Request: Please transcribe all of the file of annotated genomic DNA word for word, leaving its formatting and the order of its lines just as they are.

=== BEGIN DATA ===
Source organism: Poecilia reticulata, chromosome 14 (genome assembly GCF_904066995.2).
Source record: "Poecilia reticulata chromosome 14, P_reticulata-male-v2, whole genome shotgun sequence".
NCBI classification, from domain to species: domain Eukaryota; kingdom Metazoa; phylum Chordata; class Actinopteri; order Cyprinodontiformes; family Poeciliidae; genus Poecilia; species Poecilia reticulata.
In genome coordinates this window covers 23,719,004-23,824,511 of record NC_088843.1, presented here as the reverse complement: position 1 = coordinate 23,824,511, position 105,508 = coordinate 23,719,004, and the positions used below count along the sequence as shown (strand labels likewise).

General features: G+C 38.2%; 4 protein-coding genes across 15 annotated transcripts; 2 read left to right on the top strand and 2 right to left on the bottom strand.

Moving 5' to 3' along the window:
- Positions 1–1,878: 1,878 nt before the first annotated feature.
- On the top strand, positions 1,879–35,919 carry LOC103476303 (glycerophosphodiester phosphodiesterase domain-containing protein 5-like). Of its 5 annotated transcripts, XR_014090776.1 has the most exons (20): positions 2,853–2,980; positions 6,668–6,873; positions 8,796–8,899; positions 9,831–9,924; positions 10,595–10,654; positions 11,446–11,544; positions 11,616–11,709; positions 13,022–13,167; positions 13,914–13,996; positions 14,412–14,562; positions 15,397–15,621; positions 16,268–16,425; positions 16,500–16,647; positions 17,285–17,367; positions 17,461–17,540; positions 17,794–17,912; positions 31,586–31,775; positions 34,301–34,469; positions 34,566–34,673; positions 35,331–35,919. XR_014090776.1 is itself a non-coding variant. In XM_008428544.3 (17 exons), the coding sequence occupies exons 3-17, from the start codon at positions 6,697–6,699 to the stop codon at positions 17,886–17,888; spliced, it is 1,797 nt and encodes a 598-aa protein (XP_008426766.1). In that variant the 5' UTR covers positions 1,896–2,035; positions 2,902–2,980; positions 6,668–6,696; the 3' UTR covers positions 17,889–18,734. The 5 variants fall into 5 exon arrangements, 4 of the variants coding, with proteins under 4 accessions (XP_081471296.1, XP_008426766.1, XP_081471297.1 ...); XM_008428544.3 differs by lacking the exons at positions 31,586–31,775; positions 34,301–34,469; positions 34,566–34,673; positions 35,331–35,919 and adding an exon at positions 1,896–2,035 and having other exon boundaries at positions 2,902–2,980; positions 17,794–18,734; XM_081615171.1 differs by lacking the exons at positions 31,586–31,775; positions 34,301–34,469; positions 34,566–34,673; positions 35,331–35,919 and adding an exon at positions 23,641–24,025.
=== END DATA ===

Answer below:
Source organism: Poecilia reticulata, chromosome 14 (genome assembly GCF_904066995.2).
Source record: "Poecilia reticulata chromosome 14, P_reticulata-male-v2, whole genome shotgun sequence".
NCBI classification, from domain to species: domain Eukaryota; kingdom Metazoa; phylum Chordata; class Actinopteri; order Cyprinodontiformes; family Poeciliidae; genus Poecilia; species Poecilia reticulata.
In genome coordinates this window covers 23,719,004-23,824,511 of record NC_088843.1, presented here as the reverse complement: position 1 = coordinate 23,824,511, position 105,508 = coordinate 23,719,004, and the positions used below count along the sequence as shown (strand labels likewise).

General features: G+C 38.2%; 4 protein-coding genes across 15 annotated transcripts; 2 read left to right on the top strand and 2 right to left on the bottom strand.

Moving 5' to 3' along the window:
- Positions 1–1,878: 1,878 nt before the first annotated feature.
- On the top strand, positions 1,879–35,919 carry LOC103476303 (glycerophosphodiester phosphodiesterase domain-containing protein 5-like). Of its 5 annotated transcripts, XR_014090776.1 has the most exons (20): positions 2,853–2,980; positions 6,668–6,873; positions 8,796–8,899; positions 9,831–9,924; positions 10,595–10,654; positions 11,446–11,544; positions 11,616–11,709; positions 13,022–13,167; positions 13,914–13,996; positions 14,412–14,562; positions 15,397–15,621; positions 16,268–16,425; positions 16,500–16,647; positions 17,285–17,367; positions 17,461–17,540; positions 17,794–17,912; positions 31,586–31,775; positions 34,301–34,469; positions 34,566–34,673; positions 35,331–35,919. XR_014090776.1 is itself a non-coding variant. In XM_008428544.3 (17 exons), the coding sequence occupies exons 3-17, from the start codon at positions 6,697–6,699 to the stop codon at positions 17,886–17,888; spliced, it is 1,797 nt and encodes a 598-aa protein (XP_008426766.1). In that variant the 5' UTR covers positions 1,896–2,035; positions 2,902–2,980; positions 6,668–6,696; the 3' UTR covers positions 17,889–18,734. The 5 variants fall into 5 exon arrangements, 4 of the variants coding, with proteins under 4 accessions (XP_081471296.1, XP_008426766.1, XP_081471297.1 ...); XM_008428544.3 differs by lacking the exons at positions 31,586–31,775; positions 34,301–34,469; positions 34,566–34,673; positions 35,331–35,919 and adding an exon at positions 1,896–2,035 and having other exon boundaries at positions 2,902–2,980; positions 17,794–18,734; XM_081615171.1 differs by lacking the exons at positions 31,586–31,775; positions 34,301–34,469; positions 34,566–34,673; positions 35,331–35,919 and adding an exon at positions 23,641–24,025.